Tuesday, May 13, 2008

Stay in May and Sell Later!

The long-used investment adage is “Sell in May and go away.” History tells us that it works well to reduce equity positions in the spring and reload in the fall, when trading activity picks up after summer vacations. Will it work as well this year?

The U.S. economy has faced tough times before, but this year we find the unique convergence of tightened credit markets, low interest rates, inflation and slower growth. The high cost of gas and food means many investors are not going away on vacation this year. There will be fewer family driving vacations celebrated with lobster and steak dinners. Instead investors will be staying at home for hot dogs and beans in the backyard. This might mean that the usual seasonal trading patterns will not hold.

Then there is the relative level of the U.S. equity market to worry about. The Dow Jones Industrial Index has regained some of the ground it has lost over the last year. The Dow began May 2008 at 13,010, down 1.0% from a year ago. However, other indices dominated by technology stocks and smaller companies have not faired as well. At the beginning of May 2008 Nasdaq Composite is was down 5.2% for the year. Small capitalization stocks have not faired any better. By the beginning of May the S&P Small Cap 600 has regarding must of its losses for the year, but is still down 9.5% from a year-ago.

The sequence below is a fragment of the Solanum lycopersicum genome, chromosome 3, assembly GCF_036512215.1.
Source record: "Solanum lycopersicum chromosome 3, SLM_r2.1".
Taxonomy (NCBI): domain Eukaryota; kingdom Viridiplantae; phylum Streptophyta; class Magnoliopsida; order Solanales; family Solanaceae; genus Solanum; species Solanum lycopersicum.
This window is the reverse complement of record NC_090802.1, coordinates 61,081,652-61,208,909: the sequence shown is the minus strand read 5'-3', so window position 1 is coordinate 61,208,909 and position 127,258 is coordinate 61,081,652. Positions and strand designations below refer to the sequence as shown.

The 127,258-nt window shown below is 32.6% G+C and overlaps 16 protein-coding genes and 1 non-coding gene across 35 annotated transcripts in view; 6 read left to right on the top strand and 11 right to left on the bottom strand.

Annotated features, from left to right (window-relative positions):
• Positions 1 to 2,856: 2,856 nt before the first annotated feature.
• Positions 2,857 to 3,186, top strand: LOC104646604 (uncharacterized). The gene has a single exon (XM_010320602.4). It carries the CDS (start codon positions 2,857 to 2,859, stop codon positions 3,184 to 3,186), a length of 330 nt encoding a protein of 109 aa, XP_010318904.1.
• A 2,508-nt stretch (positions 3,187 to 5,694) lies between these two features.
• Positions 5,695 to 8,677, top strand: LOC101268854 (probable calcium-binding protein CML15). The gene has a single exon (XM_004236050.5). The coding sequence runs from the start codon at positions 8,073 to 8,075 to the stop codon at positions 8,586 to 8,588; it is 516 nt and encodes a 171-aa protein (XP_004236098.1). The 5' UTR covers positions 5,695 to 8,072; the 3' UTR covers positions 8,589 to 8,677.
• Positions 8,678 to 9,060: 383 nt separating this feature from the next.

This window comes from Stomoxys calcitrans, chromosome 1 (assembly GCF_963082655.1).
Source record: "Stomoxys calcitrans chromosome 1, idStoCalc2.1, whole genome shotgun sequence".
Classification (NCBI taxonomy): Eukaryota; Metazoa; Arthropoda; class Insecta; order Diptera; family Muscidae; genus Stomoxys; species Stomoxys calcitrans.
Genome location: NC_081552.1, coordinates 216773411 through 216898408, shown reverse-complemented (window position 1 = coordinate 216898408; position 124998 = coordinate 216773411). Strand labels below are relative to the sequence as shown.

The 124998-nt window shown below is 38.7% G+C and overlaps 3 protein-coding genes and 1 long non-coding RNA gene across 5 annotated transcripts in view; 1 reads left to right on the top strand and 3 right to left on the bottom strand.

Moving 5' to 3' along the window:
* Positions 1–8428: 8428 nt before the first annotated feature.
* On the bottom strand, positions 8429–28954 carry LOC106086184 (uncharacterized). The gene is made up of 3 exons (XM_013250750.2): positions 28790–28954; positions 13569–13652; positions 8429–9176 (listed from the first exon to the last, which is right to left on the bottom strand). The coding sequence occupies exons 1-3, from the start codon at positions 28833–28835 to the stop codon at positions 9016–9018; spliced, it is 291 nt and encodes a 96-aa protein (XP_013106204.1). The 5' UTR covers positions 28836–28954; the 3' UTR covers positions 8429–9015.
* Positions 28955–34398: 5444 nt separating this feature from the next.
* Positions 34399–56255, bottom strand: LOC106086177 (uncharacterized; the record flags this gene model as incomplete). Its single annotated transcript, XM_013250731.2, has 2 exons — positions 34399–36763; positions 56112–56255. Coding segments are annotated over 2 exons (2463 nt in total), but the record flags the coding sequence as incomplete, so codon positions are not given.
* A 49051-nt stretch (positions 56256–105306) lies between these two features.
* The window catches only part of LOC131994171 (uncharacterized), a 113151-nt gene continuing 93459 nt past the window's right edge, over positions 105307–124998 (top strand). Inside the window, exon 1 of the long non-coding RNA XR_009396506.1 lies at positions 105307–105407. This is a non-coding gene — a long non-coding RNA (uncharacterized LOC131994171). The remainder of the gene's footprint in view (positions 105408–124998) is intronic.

Even if an investor does not have to grapple with the question of whether to take losses now in order to prevent even greater losses during the summer months, there remains the issue of where to put the money. Cash or credit? Low interest rates and rising inflation on money market accounts make keeping assets in cash a risky, low-paying proposition. The bond markets have been volatile and some bond funds have been troubled by lack of liquidity in assets backed by student loans and home mortgages.

It is a tough choice. This year I think it makes sense to stay in the equity market. There are some bargains to be found. The aerospace defense and other exporters should be a good targets, as noted in the previous post “Honey, I shrunk the dollar” on May 9th. Dividend-paying stocks with a high yield should also be a good plays. Our next post will cover what to look for in choosing a good dividend stock. Some pretty flowers can be poisonous and the same is true for the stock with the high dividend yield.

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